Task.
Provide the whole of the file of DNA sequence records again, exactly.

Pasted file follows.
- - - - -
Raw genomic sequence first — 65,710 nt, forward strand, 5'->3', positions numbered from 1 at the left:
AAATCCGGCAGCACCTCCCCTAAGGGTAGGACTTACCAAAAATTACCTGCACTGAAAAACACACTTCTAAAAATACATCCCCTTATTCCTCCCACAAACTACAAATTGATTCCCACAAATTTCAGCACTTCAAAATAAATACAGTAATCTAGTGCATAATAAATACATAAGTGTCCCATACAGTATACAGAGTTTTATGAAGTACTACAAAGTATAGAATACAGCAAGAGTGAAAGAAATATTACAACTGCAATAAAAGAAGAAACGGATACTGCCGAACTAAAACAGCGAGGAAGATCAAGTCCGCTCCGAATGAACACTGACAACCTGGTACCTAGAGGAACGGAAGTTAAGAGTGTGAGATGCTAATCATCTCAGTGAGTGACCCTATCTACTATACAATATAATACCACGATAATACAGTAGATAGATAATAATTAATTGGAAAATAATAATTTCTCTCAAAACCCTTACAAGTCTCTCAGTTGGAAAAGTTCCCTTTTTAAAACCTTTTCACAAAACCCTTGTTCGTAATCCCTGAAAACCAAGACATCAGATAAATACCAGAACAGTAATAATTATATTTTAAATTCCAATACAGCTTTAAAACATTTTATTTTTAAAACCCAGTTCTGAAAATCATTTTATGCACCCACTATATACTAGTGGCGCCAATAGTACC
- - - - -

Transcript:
Raw genomic sequence first — 65,710 nt, forward strand, 5'->3', positions numbered from 1 at the left:
AAATCCGGCAGCACCTCCCCTAAGGGTAGGACTTACCAAAAATTACCTGCACTGAAAAACACACTTCTAAAAATACATCCCCTTATTCCTCCCACAAACTACAAATTGATTCCCACAAATTTCAGCACTTCAAAATAAATACAGTAATCTAGTGCATAATAAATACATAAGTGTCCCATACAGTATACAGAGTTTTATGAAGTACTACAAAGTATAGAATACAGCAAGAGTGAAAGAAATATTACAACTGCAATAAAAGAAGAAACGGATACTGCCGAACTAAAACAGCGAGGAAGATCAAGTCCGCTCCGAATGAACACTGACAACCTGGTACCTAGAGGAACGGAAGTTAAGAGTGTGAGATGCTAATCATCTCAGTGAGTGACCCTATCTACTATACAATATAATACCACGATAATACAGTAGATAGATAATAATTAATTGGAAAATAATAATTTCTCTCAAAACCCTTACAAGTCTCTCAGTTGGAAAAGTTCCCTTTTTAAAACCTTTTCACAAAACCCTTGTTCGTAATCCCTGAAAACCAAGACATCAGATAAATACCAGAACAGTAATAATTATATTTTAAATTCCAATACAGCTTTAAAACATTTTATTTTTAAAACCCAGTTCTGAAAATCATTTTATGCACCCACTATATACTAGTGGCGCCAATAGTACC